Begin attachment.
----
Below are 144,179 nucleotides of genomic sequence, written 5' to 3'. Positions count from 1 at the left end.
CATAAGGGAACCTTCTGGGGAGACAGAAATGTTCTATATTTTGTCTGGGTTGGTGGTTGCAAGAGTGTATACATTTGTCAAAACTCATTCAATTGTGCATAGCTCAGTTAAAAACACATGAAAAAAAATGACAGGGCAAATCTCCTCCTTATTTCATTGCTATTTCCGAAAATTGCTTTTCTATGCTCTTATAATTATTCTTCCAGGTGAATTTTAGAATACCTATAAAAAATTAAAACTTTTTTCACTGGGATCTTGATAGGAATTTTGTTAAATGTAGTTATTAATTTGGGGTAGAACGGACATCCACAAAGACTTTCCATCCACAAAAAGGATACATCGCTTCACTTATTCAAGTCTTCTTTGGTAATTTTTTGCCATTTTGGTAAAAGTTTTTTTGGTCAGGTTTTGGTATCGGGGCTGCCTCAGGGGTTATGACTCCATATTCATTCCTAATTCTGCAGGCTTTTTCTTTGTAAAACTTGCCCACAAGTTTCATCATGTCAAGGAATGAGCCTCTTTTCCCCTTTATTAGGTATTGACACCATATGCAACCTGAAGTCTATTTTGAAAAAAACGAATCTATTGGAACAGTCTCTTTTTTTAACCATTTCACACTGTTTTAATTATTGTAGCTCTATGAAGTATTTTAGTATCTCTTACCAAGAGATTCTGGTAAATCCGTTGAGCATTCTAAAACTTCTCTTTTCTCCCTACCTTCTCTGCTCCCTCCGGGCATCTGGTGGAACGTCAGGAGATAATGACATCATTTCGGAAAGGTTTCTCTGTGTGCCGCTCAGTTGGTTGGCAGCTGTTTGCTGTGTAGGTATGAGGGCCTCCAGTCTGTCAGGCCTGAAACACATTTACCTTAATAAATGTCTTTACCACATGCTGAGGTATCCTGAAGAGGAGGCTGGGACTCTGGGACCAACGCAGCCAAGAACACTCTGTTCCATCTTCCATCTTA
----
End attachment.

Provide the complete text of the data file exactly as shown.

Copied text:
Below are 144,179 nucleotides of genomic sequence, written 5' to 3'. Positions count from 1 at the left end.
CATAAGGGAACCTTCTGGGGAGACAGAAATGTTCTATATTTTGTCTGGGTTGGTGGTTGCAAGAGTGTATACATTTGTCAAAACTCATTCAATTGTGCATAGCTCAGTTAAAAACACATGAAAAAAAATGACAGGGCAAATCTCCTCCTTATTTCATTGCTATTTCCGAAAATTGCTTTTCTATGCTCTTATAATTATTCTTCCAGGTGAATTTTAGAATACCTATAAAAAATTAAAACTTTTTTCACTGGGATCTTGATAGGAATTTTGTTAAATGTAGTTATTAATTTGGGGTAGAACGGACATCCACAAAGACTTTCCATCCACAAAAAGGATACATCGCTTCACTTATTCAAGTCTTCTTTGGTAATTTTTTGCCATTTTGGTAAAAGTTTTTTTGGTCAGGTTTTGGTATCGGGGCTGCCTCAGGGGTTATGACTCCATATTCATTCCTAATTCTGCAGGCTTTTTCTTTGTAAAACTTGCCCACAAGTTTCATCATGTCAAGGAATGAGCCTCTTTTCCCCTTTATTAGGTATTGACACCATATGCAACCTGAAGTCTATTTTGAAAAAAACGAATCTATTGGAACAGTCTCTTTTTTTAACCATTTCACACTGTTTTAATTATTGTAGCTCTATGAAGTATTTTAGTATCTCTTACCAAGAGATTCTGGTAAATCCGTTGAGCATTCTAAAACTTCTCTTTTCTCCCTACCTTCTCTGCTCCCTCCGGGCATCTGGTGGAACGTCAGGAGATAATGACATCATTTCGGAAAGGTTTCTCTGTGTGCCGCTCAGTTGGTTGGCAGCTGTTTGCTGTGTAGGTATGAGGGCCTCCAGTCTGTCAGGCCTGAAACACATTTACCTTAATAAATGTCTTTACCACATGCTGAGGTATCCTGAAGAGGAGGCTGGGACTCTGGGACCAACGCAGCCAAGAACACTCTGTTCCATCTTCCATCTTA